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Mission, Vision and Strategy have become buzzwords in business and unfortunately to some they may sound more like consultant speak than truly useful business concepts. To the contrary, these are practical tools for piloting a company forward and measuring its progress. Best of all, you need not be among the Fortune 500 to use them; these tools are within the grasp of any size company.

Additionally, there may be some blurring of the lines in peoples minds as to what each of these things are, so perhaps it is best to start with a bit of simple definition.

Mission is the overall purpose of the company. It should not change over a long period of time (although it may change due to a radical alteration in the company such as sale of a significant division or some kind of merger and acquisition). Mission works best when it is lofty, meaningful and big picture. People who work for you will want to get up in the morning and go to work for your mission.

Vision is the picture of where you want your company to be at some point in the future. You can pick the time for the Vision to be realized but it should be sufficiently far that you can still see it – and sufficiently near that people will be spurred into action and can measure progress towards it. It should be somewhat aspirational in nature so that people will need to stretch to get there, but it shouldnt be the equivalent of a Hail Mary pass, or it loses complete credibility. It should be sufficiently measurable so that everyone will know when you have achieved it.

Strategy is the means by which you will achieve the Vision. It is a series of choices about what you will do and what you wont do. Each strand of the Strategy (and the associated action plans) will ultimately add up to achieving the Vision.

If you are wondering about the timeline for these concepts, my advice is to have a Mission which feels right for the foreseeable future (say 10 to 15 years), a Vision to be reached in five years, and a Strategy which runs for three years and against which you should review progress annually.

Mission and Vision should really start right at the top of the company, whether that is your owner or your CEO or your top management team. Depending on your corporate structure, you are likely to want to discuss them with your Board of Directors to get buy-in.

Once Mission and Vision are set, you need to determine the Strategy going forward. Several different strategies are likely possible to achieve the Vision, with different amounts of resourcing required, and with different likelihoods of success. One critically important step is to really think about these different strategies and evaluate them; in my experience, people often gravitate immediately to a single strategy without assessing the other options that exist. For this step, it is beneficial to get out of the box and invite some creative thinkers to any brainstorming sessions about strategy.

Evaluating your Strategy also requires thinking about whether any one strategy is more robust against different business environments than another. For example, if the Vision is to double profits, you may weigh various strategies to gain new customers, to roll out new products, to acquire another company, or to do some of these in conjunction with cost reduction. Ask yourself: Which of these paths is most robust against a change in competitive or economic environment? This kind of thinking and evaluation should lead you to choose a particular strategy and then put in place a more detailed set of actions aligned with it.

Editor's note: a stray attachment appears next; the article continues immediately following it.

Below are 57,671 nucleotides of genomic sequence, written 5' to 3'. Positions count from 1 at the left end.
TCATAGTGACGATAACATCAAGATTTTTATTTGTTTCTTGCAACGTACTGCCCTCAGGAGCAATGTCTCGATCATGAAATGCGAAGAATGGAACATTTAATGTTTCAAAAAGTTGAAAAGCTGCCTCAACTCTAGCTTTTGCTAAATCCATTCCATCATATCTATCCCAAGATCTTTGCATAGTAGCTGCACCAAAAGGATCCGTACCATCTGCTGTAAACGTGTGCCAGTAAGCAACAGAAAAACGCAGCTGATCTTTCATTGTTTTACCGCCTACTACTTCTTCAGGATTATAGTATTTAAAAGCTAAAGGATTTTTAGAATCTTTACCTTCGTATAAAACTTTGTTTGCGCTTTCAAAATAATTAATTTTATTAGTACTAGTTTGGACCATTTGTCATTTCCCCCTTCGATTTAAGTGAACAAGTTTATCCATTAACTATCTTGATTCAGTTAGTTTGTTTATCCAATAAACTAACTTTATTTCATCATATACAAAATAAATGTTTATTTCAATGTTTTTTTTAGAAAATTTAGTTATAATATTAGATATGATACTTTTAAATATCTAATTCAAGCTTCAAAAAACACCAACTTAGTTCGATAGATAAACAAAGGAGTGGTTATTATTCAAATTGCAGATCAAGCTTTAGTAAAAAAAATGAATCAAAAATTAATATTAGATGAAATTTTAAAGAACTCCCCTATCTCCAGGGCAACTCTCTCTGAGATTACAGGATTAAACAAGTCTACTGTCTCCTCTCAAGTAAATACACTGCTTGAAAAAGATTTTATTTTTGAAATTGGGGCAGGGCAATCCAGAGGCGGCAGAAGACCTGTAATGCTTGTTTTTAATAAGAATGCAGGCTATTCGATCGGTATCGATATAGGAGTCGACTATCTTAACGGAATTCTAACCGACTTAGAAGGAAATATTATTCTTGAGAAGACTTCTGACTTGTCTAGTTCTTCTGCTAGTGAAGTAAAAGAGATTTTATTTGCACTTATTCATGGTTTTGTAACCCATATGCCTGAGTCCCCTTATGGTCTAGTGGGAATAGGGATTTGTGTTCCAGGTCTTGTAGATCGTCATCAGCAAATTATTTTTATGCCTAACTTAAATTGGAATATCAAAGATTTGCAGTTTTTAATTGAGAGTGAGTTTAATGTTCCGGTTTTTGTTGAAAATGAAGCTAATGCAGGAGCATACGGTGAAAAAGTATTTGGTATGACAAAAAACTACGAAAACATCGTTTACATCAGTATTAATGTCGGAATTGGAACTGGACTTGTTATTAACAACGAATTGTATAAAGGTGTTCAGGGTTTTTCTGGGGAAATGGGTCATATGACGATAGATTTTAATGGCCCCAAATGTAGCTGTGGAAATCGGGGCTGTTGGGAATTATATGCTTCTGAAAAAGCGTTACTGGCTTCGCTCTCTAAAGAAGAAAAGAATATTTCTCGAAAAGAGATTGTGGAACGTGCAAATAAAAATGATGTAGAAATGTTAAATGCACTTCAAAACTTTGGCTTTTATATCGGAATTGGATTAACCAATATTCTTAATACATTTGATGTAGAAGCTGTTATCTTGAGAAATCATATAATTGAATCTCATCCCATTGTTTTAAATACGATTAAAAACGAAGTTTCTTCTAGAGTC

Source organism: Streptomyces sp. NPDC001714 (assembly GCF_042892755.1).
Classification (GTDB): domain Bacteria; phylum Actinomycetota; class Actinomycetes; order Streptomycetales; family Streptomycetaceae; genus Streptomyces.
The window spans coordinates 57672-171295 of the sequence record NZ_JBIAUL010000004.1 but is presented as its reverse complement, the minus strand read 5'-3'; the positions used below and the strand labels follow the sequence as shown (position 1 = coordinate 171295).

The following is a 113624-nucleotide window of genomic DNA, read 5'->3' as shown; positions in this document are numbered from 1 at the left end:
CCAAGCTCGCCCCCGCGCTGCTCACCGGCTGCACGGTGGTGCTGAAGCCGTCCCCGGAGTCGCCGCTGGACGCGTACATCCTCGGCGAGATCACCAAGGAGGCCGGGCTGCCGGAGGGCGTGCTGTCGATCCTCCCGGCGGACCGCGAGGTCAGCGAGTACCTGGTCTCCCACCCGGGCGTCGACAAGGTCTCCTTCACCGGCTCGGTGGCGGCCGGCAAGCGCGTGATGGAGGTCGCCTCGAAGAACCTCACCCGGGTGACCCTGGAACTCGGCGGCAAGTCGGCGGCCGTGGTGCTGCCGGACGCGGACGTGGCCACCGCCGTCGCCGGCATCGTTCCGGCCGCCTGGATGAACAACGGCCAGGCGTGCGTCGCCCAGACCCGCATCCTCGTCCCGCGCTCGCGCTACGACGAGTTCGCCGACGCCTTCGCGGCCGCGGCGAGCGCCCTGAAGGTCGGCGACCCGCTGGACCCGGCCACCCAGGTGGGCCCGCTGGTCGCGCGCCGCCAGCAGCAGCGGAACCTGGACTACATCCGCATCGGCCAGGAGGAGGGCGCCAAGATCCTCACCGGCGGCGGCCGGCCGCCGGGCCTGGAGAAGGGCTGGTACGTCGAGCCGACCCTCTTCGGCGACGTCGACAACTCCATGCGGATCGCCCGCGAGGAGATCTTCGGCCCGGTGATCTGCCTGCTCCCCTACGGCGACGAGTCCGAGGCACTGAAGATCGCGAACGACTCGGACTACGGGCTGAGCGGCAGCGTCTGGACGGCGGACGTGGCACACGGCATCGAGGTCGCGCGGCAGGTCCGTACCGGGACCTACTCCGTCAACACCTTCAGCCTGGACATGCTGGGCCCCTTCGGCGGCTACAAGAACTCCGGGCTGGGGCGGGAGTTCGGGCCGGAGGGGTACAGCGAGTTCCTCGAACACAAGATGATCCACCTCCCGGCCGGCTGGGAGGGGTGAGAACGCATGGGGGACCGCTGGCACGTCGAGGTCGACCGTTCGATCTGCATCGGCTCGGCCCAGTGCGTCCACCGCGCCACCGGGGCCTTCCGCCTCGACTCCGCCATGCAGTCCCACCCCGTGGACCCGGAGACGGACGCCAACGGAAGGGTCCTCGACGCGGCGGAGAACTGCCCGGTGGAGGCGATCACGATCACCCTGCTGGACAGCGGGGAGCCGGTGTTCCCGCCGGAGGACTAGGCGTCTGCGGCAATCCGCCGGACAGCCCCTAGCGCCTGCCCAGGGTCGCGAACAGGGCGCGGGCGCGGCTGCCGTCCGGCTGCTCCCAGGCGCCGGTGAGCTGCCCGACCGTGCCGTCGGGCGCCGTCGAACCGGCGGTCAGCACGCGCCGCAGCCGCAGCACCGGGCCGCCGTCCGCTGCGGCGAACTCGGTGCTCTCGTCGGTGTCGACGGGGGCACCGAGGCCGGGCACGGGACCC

Two things to ensure as you proceed:

1) Communicate the strategy widely in a simple and clear way.

2) Put together a resourcing plan (people, budget, timetables, milestones) to guide you and keep you focused.

There are pitfalls to watch for in this process. One pitfall is not involving key people in the process, and thereby failing to get enough buy-in and support for the Mission/Vision/Strategy.

If your company has an open culture in which people regularly speak their minds, then the key thing is to provide some means to elicit feedback. This could be in the form of a town hall meeting or via smaller group meetings or one-on-one discussions. There may be valid challenges to the strategy which you need to evaluate and respond to in some way in order to move forward.

What is worse is if you have a culture where people fail to speak up and tell you about their concerns, because these concerns are unlikely to go away and could undermine your ability to achieve the strategy. In such a culture, you may want to do anonymous surveys in order to get input. Be sure as well that you provide feedback to the surveyed group on the input received and how it will be used.

It is important as you move forward with the Strategy to keep it really simple so that people remember it. It is also important to gather some stories from various areas of the company that demonstrate clearly how the strategy is working. Posters and signs can be helpful, as can newsletters and regular presentations. Dont forget to align performance appraisals, remuneration decisions, and people selection decisions with success in implementing the Strategy and achieving the Vision.

Putting in place your company Mission, Vision and Strategy should be motivating, exciting – and ultimately profitable as well!

Guest columnist Sara Lefcourt is an industry consultant who specializes in helping companies of any size to improve profits, reduce risk and step up their operations. Her experience includes many years working in marketing, sales and procurement, first in the refining area for Exxon and then in the additives business at Infineum, where she was vice president, supply. E-mail her at or phone (908) 400-5210.

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